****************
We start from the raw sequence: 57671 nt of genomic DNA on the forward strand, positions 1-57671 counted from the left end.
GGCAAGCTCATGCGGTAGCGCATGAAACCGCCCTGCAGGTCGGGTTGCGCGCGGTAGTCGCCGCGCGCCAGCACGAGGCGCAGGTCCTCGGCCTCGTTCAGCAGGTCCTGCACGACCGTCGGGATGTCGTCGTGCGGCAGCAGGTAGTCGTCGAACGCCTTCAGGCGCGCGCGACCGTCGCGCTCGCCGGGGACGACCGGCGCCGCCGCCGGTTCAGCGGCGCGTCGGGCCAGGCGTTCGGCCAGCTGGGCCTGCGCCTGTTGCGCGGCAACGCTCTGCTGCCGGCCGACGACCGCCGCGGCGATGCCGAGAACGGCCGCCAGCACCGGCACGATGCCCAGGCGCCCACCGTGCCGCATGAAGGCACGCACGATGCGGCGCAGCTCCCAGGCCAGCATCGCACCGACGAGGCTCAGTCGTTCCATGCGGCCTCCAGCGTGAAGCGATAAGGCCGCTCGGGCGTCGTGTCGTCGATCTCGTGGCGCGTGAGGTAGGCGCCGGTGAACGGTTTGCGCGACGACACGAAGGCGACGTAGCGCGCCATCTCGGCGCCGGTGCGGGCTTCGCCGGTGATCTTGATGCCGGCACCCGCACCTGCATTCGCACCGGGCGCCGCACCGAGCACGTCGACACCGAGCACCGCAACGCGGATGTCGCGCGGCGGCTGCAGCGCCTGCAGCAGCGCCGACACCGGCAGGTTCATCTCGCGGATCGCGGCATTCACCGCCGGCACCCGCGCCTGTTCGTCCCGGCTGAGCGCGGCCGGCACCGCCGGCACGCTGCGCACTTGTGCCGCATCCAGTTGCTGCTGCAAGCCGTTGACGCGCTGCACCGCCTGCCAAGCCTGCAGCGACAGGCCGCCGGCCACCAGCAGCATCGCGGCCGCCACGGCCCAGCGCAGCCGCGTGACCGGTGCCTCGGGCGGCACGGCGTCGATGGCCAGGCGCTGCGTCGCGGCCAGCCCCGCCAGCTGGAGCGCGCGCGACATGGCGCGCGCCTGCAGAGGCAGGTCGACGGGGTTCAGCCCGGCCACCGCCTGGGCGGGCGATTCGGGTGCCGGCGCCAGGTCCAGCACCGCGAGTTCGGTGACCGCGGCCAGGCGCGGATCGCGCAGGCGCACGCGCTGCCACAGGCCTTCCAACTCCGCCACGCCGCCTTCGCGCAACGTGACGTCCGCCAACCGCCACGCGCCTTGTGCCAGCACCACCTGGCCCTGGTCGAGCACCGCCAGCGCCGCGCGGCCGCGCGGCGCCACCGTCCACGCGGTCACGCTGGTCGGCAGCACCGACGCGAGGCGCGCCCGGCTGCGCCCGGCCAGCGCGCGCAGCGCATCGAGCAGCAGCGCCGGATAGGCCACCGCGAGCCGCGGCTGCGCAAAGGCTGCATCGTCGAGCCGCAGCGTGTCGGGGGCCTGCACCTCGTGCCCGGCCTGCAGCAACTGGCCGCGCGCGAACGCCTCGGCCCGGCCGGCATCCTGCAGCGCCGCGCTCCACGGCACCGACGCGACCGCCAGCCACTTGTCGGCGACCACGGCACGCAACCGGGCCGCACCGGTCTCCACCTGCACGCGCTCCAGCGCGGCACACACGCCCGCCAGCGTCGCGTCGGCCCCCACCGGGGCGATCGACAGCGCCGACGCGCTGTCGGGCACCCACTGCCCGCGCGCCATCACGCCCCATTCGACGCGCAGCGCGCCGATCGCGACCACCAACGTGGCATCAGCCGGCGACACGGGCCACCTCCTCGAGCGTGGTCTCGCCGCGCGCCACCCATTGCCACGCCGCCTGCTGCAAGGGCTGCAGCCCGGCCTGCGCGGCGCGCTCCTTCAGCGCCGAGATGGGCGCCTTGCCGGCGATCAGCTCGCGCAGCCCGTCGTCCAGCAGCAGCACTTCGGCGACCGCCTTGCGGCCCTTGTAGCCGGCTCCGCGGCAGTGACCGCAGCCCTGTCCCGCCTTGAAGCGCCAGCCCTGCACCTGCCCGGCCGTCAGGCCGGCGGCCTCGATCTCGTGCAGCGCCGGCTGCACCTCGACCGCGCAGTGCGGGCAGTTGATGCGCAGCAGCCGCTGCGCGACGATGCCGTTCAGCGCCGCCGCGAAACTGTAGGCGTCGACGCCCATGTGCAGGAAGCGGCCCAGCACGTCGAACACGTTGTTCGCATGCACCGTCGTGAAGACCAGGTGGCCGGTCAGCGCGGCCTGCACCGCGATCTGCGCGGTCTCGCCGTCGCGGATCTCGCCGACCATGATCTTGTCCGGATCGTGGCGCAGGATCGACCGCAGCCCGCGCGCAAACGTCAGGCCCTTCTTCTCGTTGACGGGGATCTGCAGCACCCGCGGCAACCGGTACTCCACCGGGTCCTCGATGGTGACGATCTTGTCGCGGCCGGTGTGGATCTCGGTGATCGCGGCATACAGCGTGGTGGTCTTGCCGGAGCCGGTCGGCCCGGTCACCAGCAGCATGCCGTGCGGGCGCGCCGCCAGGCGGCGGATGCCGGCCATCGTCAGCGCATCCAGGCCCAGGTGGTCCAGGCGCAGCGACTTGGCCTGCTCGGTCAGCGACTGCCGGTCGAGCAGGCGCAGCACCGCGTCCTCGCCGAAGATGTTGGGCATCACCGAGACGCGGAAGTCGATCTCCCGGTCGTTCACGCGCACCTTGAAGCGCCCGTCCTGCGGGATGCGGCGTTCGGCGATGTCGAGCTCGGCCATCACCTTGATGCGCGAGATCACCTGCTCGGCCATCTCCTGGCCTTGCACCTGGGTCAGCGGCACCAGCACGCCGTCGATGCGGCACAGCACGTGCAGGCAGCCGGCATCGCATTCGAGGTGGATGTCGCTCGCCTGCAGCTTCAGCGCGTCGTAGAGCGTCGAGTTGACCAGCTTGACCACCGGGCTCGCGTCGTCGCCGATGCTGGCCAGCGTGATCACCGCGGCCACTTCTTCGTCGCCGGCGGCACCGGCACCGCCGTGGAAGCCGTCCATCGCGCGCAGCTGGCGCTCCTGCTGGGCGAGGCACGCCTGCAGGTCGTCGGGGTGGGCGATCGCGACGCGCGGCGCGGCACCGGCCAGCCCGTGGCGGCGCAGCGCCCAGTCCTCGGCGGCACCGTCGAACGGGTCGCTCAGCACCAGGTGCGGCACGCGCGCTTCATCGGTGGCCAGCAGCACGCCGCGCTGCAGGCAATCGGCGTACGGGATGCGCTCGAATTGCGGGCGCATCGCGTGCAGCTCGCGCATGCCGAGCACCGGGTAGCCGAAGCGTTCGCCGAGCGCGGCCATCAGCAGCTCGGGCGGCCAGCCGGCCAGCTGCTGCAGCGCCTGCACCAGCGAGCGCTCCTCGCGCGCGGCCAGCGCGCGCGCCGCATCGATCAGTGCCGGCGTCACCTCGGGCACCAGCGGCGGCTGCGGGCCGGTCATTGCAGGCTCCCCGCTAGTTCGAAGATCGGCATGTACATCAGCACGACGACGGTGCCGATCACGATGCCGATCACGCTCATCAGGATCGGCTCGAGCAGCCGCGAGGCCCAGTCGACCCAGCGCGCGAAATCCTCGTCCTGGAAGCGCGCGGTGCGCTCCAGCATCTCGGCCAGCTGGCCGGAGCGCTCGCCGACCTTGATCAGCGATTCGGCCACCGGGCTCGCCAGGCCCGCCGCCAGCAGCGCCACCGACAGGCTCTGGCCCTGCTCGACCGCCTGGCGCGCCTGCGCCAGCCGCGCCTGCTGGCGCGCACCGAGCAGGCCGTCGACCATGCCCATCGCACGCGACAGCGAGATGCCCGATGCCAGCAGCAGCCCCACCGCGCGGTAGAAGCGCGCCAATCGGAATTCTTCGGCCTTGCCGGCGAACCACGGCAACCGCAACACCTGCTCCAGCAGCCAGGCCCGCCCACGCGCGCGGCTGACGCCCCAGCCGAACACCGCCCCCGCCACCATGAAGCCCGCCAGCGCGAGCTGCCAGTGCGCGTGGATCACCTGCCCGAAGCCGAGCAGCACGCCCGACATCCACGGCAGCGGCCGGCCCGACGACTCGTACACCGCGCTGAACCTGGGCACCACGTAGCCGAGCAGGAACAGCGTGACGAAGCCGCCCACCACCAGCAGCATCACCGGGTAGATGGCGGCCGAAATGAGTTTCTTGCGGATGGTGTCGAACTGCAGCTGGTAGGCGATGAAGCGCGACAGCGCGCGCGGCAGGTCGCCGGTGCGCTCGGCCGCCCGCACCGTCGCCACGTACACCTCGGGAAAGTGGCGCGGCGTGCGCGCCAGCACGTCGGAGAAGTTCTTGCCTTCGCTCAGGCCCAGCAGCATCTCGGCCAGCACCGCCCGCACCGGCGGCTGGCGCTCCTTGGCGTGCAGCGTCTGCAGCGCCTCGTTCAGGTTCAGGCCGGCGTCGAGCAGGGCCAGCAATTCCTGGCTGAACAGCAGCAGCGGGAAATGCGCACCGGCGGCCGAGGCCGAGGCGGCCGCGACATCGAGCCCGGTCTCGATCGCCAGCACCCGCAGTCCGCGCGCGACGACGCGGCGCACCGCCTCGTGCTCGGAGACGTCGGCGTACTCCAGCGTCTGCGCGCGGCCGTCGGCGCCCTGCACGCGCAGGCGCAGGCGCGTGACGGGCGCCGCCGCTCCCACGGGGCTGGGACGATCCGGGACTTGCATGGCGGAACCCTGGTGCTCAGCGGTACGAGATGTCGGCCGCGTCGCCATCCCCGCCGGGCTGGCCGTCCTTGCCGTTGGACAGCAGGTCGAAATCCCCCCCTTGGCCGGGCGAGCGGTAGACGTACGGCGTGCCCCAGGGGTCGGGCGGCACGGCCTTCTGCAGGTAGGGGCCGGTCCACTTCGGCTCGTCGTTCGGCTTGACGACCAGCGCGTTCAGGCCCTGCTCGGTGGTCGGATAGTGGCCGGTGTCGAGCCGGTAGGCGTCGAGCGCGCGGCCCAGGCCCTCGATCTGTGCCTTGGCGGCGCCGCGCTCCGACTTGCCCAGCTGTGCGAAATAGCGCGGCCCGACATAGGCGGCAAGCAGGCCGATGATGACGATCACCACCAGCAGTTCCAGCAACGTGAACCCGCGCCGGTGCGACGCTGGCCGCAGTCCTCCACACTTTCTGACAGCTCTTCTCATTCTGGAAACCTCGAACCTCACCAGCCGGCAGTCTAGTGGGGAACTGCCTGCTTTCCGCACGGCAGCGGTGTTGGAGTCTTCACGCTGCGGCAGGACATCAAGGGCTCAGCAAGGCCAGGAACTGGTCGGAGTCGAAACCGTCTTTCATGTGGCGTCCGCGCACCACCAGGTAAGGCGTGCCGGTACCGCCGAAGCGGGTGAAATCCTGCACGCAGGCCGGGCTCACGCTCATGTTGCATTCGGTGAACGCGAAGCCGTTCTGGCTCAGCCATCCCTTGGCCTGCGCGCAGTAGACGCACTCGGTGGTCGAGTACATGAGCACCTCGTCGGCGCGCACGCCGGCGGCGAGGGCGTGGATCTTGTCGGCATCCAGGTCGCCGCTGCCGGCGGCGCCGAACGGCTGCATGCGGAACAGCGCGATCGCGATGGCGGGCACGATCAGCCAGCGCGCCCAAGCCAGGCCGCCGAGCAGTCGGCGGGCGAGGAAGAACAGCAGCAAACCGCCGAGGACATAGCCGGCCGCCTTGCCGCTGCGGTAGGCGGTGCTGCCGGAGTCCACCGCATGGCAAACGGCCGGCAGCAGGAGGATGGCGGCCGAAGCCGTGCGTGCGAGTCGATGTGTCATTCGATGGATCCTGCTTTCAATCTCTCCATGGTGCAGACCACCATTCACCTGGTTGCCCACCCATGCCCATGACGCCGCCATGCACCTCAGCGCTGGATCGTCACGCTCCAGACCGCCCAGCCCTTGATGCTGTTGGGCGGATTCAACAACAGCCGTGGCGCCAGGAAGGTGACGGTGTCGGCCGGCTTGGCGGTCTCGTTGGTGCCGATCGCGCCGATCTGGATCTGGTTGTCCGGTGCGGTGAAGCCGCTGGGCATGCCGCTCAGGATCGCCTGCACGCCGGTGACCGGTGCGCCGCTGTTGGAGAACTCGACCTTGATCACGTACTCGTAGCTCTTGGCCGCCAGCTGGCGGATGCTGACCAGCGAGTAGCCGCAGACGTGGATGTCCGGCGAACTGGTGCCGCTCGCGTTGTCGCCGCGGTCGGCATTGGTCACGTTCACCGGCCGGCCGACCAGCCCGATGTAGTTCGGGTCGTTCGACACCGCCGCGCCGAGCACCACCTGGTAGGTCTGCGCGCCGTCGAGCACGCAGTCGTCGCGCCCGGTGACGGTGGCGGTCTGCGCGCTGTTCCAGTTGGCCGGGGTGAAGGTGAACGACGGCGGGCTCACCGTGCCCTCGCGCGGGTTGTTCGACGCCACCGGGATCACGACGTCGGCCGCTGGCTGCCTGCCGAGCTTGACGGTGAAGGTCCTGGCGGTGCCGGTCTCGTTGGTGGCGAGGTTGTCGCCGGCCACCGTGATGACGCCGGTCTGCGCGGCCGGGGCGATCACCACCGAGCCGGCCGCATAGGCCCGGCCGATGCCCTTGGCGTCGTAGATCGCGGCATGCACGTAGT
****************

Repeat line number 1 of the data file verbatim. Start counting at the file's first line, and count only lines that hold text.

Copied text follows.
We start from the raw sequence: 57671 nt of genomic DNA on the forward strand, positions 1-57671 counted from the left end.